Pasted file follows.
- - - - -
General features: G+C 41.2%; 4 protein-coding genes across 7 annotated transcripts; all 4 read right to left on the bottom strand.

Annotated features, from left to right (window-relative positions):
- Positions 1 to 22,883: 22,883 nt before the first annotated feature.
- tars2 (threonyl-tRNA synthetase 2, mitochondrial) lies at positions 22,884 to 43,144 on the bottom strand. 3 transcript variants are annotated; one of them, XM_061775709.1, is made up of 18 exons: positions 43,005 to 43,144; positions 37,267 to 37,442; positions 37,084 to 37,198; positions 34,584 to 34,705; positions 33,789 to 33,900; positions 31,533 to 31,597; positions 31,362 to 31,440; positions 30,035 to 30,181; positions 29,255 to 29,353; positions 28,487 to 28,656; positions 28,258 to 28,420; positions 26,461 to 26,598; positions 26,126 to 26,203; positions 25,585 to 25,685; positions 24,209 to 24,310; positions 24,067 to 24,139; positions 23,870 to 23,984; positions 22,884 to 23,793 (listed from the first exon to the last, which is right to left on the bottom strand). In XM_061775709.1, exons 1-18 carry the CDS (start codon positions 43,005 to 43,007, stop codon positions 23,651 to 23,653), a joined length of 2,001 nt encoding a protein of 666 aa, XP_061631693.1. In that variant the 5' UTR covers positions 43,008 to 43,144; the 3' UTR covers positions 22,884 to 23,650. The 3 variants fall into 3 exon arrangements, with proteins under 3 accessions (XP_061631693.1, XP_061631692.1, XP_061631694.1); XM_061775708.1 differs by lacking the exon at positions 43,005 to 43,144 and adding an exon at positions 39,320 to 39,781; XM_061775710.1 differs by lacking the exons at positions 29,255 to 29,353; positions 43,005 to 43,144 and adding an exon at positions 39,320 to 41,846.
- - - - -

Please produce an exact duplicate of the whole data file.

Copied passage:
General features: G+C 41.2%; 4 protein-coding genes across 7 annotated transcripts; all 4 read right to left on the bottom strand.

Annotated features, from left to right (window-relative positions):
- Positions 1 to 22,883: 22,883 nt before the first annotated feature.
- tars2 (threonyl-tRNA synthetase 2, mitochondrial) lies at positions 22,884 to 43,144 on the bottom strand. 3 transcript variants are annotated; one of them, XM_061775709.1, is made up of 18 exons: positions 43,005 to 43,144; positions 37,267 to 37,442; positions 37,084 to 37,198; positions 34,584 to 34,705; positions 33,789 to 33,900; positions 31,533 to 31,597; positions 31,362 to 31,440; positions 30,035 to 30,181; positions 29,255 to 29,353; positions 28,487 to 28,656; positions 28,258 to 28,420; positions 26,461 to 26,598; positions 26,126 to 26,203; positions 25,585 to 25,685; positions 24,209 to 24,310; positions 24,067 to 24,139; positions 23,870 to 23,984; positions 22,884 to 23,793 (listed from the first exon to the last, which is right to left on the bottom strand). In XM_061775709.1, exons 1-18 carry the CDS (start codon positions 43,005 to 43,007, stop codon positions 23,651 to 23,653), a joined length of 2,001 nt encoding a protein of 666 aa, XP_061631693.1. In that variant the 5' UTR covers positions 43,008 to 43,144; the 3' UTR covers positions 22,884 to 23,650. The 3 variants fall into 3 exon arrangements, with proteins under 3 accessions (XP_061631693.1, XP_061631692.1, XP_061631694.1); XM_061775708.1 differs by lacking the exon at positions 43,005 to 43,144 and adding an exon at positions 39,320 to 39,781; XM_061775710.1 differs by lacking the exons at positions 29,255 to 29,353; positions 43,005 to 43,144 and adding an exon at positions 39,320 to 41,846.